In other words, the subcommittee intends to look not just at the level of benefits but at the functioning of the program. And we shall be prepared to make such recommendations to the full committee or to the Department of Defense as appropriate for legislative or other actions which we determine should be taken to solve existing problems.

A number of studies have been made of the civilian health and medical program over the past year, including a study by the School of Public Health and Administrative Medicine at Columbia University under a contract with the Department of Defense. I have asked that the findings of this study be explained to the subcommittee.

DENTAL CARE

A subcommittee in the 90th Congress, of which I was chairman and on which our colleagues Mr. King and Mr. Dickinson served, recommended a program of dental care for dependents of uniformed service personnel. At that time the Department of Defense reserved its position on such a program and indicated that it was conducting a survey to determine the extent to which dental care was required.

While I am generally aware of the findings of that survey, I will ask that the Defense Department be prepared in these hearings to make a comparison of the findings of their survey with the findings and recommendations of the subcommittee. Our recommended dental care program was not considered in the 90th Congress due to a combination of budgetary pressures and footdragging by the Department of Defense. I have again introduced our recommended dental care program in the present Congress as H.R. 10794.

The Department of Defense has recently submitted an unfavorable report on this legislation. I shall expect representatives of the Office of the Assistant Secretary of Defense for Manpower to be prepared to explain this position.

I think the question of providing dental care is particularly appropriate at this time in view of the expressed intention of the present administration to move as rapidly as possible to an all-volunteer force.

PHYSICIANS' COMPLAINTS

A relatively small portion of the medical care budget involves care for active duty service personnel from civilian sources while on leave or traveling to a new duty station. A number of complaints have reached the committee regarding the difficulties which civilian physicians encounter in attempting to have these bills paid. We shall look briefly at procedures for financing this kind of care.

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We will now hear from our first witness, Brig. Gen, George Hayes,
the staff director in the Office of the Assistant Secretary of Defense
for Health Affairs.
General Haves.
Mr. HUNT. Mr. Chairman.
Mr. BYRNE. Yes, Mr. Hunt.
Mr. Hunt. Will you excuse me for a few moments? I am due next
door at another subcommittee hearing, by 18 minutes ago, and I will

go over.

Mr. BYRNE. Be back 25 after.
Mr. Hunt. All right. Thank you.
Mr. BYRNE. General Hayes.
General Hayes. Good morning. I hope your cold improves
promptly.
Mr Byrne. Thank you, General. So do I. Go ahead.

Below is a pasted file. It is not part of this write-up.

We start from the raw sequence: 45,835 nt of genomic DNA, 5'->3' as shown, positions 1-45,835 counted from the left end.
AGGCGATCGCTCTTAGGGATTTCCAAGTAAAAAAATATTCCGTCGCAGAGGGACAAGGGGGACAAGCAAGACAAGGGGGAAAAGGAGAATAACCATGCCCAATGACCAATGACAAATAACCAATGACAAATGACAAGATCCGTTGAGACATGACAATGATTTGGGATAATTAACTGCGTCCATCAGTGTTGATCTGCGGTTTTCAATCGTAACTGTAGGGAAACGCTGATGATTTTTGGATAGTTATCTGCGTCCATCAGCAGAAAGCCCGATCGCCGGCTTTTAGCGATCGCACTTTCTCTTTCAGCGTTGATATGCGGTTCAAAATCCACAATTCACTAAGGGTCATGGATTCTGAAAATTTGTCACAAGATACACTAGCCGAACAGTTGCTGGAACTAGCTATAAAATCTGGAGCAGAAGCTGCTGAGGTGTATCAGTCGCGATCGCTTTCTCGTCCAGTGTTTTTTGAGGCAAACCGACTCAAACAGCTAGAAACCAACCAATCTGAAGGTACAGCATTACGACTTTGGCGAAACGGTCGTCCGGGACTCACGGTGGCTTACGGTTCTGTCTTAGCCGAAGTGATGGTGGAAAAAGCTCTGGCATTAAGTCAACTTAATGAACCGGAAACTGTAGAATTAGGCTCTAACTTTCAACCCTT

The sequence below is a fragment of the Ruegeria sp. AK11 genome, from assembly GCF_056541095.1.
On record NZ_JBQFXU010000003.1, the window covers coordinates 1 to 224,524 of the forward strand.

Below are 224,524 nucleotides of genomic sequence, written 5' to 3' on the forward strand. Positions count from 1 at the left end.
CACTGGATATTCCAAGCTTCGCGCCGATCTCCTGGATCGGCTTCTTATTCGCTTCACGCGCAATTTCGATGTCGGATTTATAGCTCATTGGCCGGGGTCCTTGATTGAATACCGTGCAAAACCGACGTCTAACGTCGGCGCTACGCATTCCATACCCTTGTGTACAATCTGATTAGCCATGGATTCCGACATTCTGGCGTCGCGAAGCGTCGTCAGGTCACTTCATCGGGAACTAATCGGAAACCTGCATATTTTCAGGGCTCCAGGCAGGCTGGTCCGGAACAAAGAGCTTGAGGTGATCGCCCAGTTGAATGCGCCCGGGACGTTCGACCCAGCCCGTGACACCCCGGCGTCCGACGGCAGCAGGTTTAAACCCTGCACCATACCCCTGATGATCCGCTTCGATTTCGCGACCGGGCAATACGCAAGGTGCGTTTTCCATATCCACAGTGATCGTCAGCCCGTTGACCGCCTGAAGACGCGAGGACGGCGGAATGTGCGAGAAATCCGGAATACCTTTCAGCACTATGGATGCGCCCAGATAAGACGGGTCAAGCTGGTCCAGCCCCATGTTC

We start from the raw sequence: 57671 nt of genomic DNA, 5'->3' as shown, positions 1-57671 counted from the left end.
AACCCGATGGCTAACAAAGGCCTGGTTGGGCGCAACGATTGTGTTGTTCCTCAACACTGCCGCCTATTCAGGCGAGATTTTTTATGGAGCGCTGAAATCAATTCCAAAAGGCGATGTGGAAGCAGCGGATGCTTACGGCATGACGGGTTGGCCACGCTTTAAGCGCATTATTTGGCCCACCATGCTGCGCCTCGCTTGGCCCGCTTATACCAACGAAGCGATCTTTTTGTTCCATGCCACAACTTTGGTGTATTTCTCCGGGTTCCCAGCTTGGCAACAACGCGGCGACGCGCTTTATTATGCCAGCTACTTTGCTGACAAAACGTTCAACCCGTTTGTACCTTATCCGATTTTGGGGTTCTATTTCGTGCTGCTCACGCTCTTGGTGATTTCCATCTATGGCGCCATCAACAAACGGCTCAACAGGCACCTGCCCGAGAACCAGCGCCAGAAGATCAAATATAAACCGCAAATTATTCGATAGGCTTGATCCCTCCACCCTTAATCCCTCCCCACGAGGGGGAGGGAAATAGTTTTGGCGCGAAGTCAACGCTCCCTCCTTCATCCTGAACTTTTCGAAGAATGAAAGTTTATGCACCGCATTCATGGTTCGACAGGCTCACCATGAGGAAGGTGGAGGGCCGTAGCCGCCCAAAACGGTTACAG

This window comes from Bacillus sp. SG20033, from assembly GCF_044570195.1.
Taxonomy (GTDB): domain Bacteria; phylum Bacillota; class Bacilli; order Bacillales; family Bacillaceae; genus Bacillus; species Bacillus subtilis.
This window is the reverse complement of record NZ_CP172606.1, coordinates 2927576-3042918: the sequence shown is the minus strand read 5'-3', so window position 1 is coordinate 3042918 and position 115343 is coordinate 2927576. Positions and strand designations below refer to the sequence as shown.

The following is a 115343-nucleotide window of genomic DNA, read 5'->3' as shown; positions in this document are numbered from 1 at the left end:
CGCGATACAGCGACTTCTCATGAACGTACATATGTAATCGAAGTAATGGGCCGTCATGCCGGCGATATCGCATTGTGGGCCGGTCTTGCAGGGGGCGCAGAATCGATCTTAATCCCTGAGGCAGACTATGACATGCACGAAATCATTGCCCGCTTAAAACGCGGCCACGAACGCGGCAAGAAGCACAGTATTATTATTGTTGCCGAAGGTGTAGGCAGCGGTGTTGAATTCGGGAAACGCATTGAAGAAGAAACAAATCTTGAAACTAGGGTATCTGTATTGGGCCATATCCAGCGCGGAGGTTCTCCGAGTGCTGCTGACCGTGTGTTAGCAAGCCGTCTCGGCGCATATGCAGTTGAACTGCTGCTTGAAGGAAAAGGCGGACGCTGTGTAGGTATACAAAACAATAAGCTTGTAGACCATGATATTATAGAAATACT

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BIOGRAPHICAL SKETCH OF BRIG. GEN. GEORGE J. HAYES

Date and place of birth: July 10, 1918_Washington, D.C.
Pre-medical education: Catholic University of America, Washington, D.C.,
B.S.-June 1940.

Medical Education: Johns Hopkins University Medical School, Baltimore,
Maryland, MD_November 25, 1943.

Internship: Johns Hopkins Hospital, Baltimore, Maryland, January 1, 1944
to September 30, 1944.

Residency: Lahey Clinic, Boston, Massachusetts, October 1, 1944 to February
12, 1946; Duke University Hospital, Durham, North Carolina, July 1949 to June
1950; Georgetown University (Gallinger Hospital Service), July-December 1951.

Board certification : American Board of Neurological Surgery, June 1952.
Given the 1965 Annual Alumni Achievement Award in the field of Medicine by
The Catholic University of America at the Homecoming Banquet held Saturday,
13 November 1965 at the Sheraton Park Hotel in Washington, D.C.
Military or Government Service:

Entered the U.S. Army on 13 February 1946, rank of 1 Lt. Promoted to BG
effective 1 February 1966.

There has been continuous active military duty since entering in 1946.
Chief, Neurosurgery Service, Walter Reed Army Hospital May 1947 to
June 1949 (Captain).

Chief, Neurosurgery Service, Walter Reed Army Hospital June 1950 to
August 1951 (Major).
Commanding Officer, 160th Neurosurgical Detachment, Korea; February
1952 to October 1952 (Lieutenant Colonel).

Commanding Officer, 46th Surgical Hospital, Korea; October 1952 to
September 1953 (Lieutenant Colonel).

Chief, Neurosurgery Service, Brooke General Hospital, Texas; September
1953 to July 1953 (Lieutenant Colonel).

Chief, Neurosurgery Service, Walter Reed General Hospital, July 1955 to 1
February 1966 (Lieutenant Colonel and Colonel).
Consultant, Neurosurgery to The Surgeon General of the Army, January
1956 to February 1966 (Colonel).

Director, Professional Service, Office of The Surgeon General, 1 February
1966 to August 1968 (Brigadier General).

Commanding General, U.S. Army Medical Command, Japan; 20 August
1968 to 30 June 1969 (Brigadier General).

Staff Director, Office of the Deputy Assistant Secretary of Defense (HA)
1 August 1969 to present (Brigadier General).
Hospital Appointments: (see under "Military or Government Service") Con-
sultant in Neurosurgery at Mt. Alto Hospital (See 213, Title 58 USC); Ap-
pointed 20 October 1959 to June 1968.